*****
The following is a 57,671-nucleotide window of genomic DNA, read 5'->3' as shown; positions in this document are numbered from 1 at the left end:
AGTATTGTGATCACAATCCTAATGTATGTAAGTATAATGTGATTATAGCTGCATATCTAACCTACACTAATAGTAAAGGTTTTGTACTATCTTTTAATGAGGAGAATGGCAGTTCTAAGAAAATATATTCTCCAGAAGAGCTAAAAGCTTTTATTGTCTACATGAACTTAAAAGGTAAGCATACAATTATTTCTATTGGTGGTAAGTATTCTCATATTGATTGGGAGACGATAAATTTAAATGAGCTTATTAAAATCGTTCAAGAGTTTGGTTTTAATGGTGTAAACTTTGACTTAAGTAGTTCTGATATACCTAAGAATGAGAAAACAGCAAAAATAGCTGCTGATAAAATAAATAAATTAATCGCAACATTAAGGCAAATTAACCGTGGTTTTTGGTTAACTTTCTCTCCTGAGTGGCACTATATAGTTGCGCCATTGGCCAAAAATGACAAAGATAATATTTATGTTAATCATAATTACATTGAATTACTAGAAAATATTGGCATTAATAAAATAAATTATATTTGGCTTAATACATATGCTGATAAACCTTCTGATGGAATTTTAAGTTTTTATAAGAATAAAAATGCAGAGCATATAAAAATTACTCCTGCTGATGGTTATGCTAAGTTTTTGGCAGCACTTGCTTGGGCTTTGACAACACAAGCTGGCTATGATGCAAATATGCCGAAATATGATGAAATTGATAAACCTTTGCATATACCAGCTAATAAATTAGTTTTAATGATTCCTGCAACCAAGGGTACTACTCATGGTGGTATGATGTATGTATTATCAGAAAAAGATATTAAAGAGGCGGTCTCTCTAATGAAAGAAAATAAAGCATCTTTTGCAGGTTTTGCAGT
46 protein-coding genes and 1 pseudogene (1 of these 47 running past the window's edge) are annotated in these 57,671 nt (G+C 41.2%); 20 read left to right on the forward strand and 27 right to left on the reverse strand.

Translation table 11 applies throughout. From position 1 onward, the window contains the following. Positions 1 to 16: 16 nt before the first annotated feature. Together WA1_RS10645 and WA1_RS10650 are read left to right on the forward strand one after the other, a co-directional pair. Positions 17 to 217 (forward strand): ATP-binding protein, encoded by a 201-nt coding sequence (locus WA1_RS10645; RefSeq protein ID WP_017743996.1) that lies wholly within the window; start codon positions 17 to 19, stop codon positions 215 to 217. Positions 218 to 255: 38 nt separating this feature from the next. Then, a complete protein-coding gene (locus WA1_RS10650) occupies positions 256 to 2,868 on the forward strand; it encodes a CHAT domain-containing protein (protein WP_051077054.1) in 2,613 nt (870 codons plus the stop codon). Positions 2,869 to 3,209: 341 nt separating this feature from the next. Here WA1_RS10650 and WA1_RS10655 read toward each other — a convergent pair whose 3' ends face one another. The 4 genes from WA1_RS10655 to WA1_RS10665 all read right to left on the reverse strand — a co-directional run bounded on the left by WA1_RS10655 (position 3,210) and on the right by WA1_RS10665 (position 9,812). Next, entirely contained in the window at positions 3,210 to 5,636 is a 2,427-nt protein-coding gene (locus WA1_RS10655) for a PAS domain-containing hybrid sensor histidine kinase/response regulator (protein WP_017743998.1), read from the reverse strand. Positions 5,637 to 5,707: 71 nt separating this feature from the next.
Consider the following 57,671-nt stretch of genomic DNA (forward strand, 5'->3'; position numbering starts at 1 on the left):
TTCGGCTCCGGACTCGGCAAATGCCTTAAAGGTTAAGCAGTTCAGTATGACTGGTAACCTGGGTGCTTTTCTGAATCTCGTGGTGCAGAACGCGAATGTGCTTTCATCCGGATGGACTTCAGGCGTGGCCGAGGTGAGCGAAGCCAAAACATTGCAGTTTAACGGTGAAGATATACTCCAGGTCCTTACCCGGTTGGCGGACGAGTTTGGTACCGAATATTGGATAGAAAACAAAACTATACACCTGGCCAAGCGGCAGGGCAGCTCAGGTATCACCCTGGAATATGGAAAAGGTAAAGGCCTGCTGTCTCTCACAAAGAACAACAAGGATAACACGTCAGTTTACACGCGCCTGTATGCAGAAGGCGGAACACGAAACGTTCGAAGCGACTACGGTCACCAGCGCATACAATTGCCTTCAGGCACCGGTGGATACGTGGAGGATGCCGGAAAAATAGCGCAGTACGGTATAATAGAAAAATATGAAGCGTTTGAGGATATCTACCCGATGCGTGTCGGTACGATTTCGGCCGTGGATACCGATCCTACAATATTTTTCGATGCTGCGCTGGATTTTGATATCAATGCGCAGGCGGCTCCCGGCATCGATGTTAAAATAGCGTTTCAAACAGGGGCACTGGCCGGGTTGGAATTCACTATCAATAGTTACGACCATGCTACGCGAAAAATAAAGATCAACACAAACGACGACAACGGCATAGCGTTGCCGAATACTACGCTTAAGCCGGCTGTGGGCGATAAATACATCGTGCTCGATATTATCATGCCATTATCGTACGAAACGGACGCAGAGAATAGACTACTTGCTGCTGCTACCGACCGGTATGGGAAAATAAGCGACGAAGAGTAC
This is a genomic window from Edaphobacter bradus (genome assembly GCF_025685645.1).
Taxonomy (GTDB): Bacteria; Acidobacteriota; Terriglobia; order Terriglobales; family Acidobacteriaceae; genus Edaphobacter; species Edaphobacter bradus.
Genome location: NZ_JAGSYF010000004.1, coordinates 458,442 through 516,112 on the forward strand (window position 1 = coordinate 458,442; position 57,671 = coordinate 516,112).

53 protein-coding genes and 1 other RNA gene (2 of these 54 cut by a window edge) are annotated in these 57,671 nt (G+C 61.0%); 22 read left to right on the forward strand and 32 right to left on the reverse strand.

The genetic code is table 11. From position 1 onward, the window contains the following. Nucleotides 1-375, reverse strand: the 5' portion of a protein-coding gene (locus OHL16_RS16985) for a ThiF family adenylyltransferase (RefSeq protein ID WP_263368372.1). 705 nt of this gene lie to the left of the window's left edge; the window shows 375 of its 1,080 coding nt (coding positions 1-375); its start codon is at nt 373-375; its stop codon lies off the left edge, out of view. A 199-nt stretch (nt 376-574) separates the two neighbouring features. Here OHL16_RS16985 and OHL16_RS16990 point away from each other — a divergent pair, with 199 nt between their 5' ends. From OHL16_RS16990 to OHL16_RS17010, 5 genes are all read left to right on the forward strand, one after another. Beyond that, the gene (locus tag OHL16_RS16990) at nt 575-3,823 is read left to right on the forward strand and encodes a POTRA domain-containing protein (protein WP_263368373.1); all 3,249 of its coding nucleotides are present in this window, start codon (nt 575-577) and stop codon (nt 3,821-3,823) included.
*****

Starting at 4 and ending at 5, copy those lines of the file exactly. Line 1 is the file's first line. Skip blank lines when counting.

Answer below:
Translation table 11 applies throughout. From position 1 onward, the window contains the following. Positions 1 to 16: 16 nt before the first annotated feature. Together WA1_RS10645 and WA1_RS10650 are read left to right on the forward strand one after the other, a co-directional pair. Positions 17 to 217 (forward strand): ATP-binding protein, encoded by a 201-nt coding sequence (locus WA1_RS10645; RefSeq protein ID WP_017743996.1) that lies wholly within the window; start codon positions 17 to 19, stop codon positions 215 to 217. Positions 218 to 255: 38 nt separating this feature from the next. Then, a complete protein-coding gene (locus WA1_RS10650) occupies positions 256 to 2,868 on the forward strand; it encodes a CHAT domain-containing protein (protein WP_051077054.1) in 2,613 nt (870 codons plus the stop codon). Positions 2,869 to 3,209: 341 nt separating this feature from the next. Here WA1_RS10650 and WA1_RS10655 read toward each other — a convergent pair whose 3' ends face one another. The 4 genes from WA1_RS10655 to WA1_RS10665 all read right to left on the reverse strand — a co-directional run bounded on the left by WA1_RS10655 (position 3,210) and on the right by WA1_RS10665 (position 9,812). Next, entirely contained in the window at positions 3,210 to 5,636 is a 2,427-nt protein-coding gene (locus WA1_RS10655) for a PAS domain-containing hybrid sensor histidine kinase/response regulator (protein WP_017743998.1), read from the reverse strand. Positions 5,637 to 5,707: 71 nt separating this feature from the next.
Consider the following 57,671-nt stretch of genomic DNA (forward strand, 5'->3'; position numbering starts at 1 on the left):